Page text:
Teshuvah of Rav Yosef Messas z”l on Women Covering Their Hair

When it comes to the discussion of whether or not women are required by halakhah to cover their hair in public, there is perhaps no teshuvah (halakhic responsum) more referenced or discussed than that of Rav Yosef Messas z”l (1892-1974), who served as a rav in Morocco, Algeria, and Israel (Haifa). The reason for this is that he presents a cogent and cohesive argument on the basis of the Mishnah, Gemara, and the works of several rishoniym that Jewish women today are not halakhically required to cover their hair.

Its Hebrew text has been transcribed on a host websites and forums, but the content has been largely inaccessible to most due to both language and learning barriers. Written in a thoroughly rabbinic style and containing text in both Hebrew and Aramaic, this brilliantly written letter in its original form is a challenging text even for those who are able to read and understand Hebrew. But now, for the first time ever, the entire teshuvah has been translated beautifully into English, complete with supplementary and explanatory footnotes. This expansive translation is extremely readable and easy to understand with all Biblical, Talmudic, and halakhic references noted.

The PDF is available for download HERE

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5 thoughts on “Teshuvah of Rav Yosef Messas z”l on Women Covering Their Hair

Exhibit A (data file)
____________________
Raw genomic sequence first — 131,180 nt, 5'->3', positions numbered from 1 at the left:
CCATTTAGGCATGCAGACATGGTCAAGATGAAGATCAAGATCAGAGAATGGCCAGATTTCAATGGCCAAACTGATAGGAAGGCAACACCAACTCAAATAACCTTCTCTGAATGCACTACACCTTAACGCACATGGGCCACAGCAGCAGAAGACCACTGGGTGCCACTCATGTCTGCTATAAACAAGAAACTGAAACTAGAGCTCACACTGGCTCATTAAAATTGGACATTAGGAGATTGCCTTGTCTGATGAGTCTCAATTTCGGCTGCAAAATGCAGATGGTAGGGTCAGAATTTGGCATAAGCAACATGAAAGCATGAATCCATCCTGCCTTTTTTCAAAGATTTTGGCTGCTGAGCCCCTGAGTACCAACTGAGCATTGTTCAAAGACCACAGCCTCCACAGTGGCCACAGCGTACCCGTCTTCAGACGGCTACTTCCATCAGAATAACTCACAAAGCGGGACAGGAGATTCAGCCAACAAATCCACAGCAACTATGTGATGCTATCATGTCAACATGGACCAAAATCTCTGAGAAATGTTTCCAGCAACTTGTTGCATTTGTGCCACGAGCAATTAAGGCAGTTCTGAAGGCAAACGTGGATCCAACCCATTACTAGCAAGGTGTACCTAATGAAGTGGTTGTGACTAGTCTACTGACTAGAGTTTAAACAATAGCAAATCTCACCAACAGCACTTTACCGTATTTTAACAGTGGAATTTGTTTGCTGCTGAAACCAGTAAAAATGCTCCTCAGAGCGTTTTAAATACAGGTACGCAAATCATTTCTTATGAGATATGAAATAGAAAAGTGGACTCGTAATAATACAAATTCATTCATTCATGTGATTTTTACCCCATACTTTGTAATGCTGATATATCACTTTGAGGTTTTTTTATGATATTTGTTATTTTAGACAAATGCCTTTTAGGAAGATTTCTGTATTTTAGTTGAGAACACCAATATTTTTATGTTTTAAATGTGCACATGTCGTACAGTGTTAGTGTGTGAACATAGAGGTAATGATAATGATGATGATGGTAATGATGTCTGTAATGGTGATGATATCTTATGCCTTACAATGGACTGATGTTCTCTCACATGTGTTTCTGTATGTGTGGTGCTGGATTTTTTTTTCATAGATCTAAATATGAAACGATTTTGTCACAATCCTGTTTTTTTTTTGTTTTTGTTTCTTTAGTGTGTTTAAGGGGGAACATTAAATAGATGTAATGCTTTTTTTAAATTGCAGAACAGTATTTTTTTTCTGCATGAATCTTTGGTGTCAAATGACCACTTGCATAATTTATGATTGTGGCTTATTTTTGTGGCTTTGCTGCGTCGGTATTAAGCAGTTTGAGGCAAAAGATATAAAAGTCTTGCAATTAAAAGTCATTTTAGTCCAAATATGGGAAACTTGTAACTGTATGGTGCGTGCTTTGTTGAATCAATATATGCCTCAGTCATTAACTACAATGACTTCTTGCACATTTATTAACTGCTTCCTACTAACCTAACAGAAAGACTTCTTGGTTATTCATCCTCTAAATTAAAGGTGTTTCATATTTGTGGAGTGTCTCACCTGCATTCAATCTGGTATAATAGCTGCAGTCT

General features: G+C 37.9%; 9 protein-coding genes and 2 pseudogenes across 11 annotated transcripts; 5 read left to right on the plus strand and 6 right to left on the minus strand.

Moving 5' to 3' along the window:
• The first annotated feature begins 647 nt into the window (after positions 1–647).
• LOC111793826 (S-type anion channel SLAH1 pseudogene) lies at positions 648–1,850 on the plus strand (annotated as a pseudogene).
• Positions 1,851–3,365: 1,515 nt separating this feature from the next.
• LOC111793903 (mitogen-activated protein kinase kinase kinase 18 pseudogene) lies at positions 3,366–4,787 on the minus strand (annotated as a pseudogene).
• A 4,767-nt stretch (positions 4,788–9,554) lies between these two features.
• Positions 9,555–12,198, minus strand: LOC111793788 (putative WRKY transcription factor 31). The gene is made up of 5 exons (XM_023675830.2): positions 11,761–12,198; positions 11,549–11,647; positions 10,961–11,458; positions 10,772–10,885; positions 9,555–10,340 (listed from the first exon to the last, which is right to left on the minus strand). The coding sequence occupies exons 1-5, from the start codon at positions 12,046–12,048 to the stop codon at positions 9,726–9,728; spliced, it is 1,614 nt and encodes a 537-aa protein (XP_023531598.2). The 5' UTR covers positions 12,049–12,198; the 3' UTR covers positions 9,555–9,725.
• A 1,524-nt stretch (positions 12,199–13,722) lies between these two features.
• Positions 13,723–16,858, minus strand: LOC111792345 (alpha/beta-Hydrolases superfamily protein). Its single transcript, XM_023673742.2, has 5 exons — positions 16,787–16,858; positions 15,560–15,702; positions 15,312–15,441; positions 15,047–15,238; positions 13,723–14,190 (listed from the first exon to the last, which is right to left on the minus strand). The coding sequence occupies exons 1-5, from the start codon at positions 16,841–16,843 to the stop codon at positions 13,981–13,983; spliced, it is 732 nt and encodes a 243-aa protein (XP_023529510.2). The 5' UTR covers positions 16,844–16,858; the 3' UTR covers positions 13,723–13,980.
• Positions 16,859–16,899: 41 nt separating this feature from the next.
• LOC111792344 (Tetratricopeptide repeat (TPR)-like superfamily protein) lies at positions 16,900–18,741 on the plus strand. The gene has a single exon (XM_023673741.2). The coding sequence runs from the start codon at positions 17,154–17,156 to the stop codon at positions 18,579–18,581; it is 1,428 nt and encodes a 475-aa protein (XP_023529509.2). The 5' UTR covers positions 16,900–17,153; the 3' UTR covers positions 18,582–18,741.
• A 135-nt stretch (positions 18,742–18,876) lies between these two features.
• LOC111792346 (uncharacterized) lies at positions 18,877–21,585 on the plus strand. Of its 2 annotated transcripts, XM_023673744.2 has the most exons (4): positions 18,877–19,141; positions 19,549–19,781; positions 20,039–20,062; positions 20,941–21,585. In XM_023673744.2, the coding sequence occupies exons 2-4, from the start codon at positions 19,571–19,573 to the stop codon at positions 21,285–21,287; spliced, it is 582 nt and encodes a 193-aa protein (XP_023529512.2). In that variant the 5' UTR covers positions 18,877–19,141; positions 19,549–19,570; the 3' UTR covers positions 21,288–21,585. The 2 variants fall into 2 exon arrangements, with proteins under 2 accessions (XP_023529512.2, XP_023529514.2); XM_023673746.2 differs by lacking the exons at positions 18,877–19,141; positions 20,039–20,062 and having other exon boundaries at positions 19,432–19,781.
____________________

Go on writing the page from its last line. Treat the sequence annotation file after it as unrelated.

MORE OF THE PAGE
• לק”י

      Shalom, Gabriel.

      Thanks for your comment.

      It’s interesting that you bring up this word from the teshuvah of Rav Messas z”l. I am fully-aware that its most obvious meaning is “hypocrisy,” but I am unsure how such a translation would fit in context. I struggled over the meaning of צביעות here, but ultimately decided that Rav Messas must have intended it in one of its secondary definitions, such as “painting” or “coloring,” which I then understood to mean “decoration.” This is the best sense I could make of it in context since he is contrast צביעות with צניעות, and modesty generally indicates a state of being withdrawn and not drawing attention to oneself. Besides, earlier on in his letter, he makes the statement that hairstyles are not shameful but are actually what makes a woman “beautiful” and proceeds to use four different words in Hebrew for physical beauty. It seems that he was re-emphasizing that idea again here with a clever wordplay.

      If you or anyone is able to suggest a cogent meaning here based on the translation “hypocrisy,” I am certainly open to it. In fact, it would be welcome as I much prefer translations that are more clear than strained.

      All the best,

      Kol tuv,



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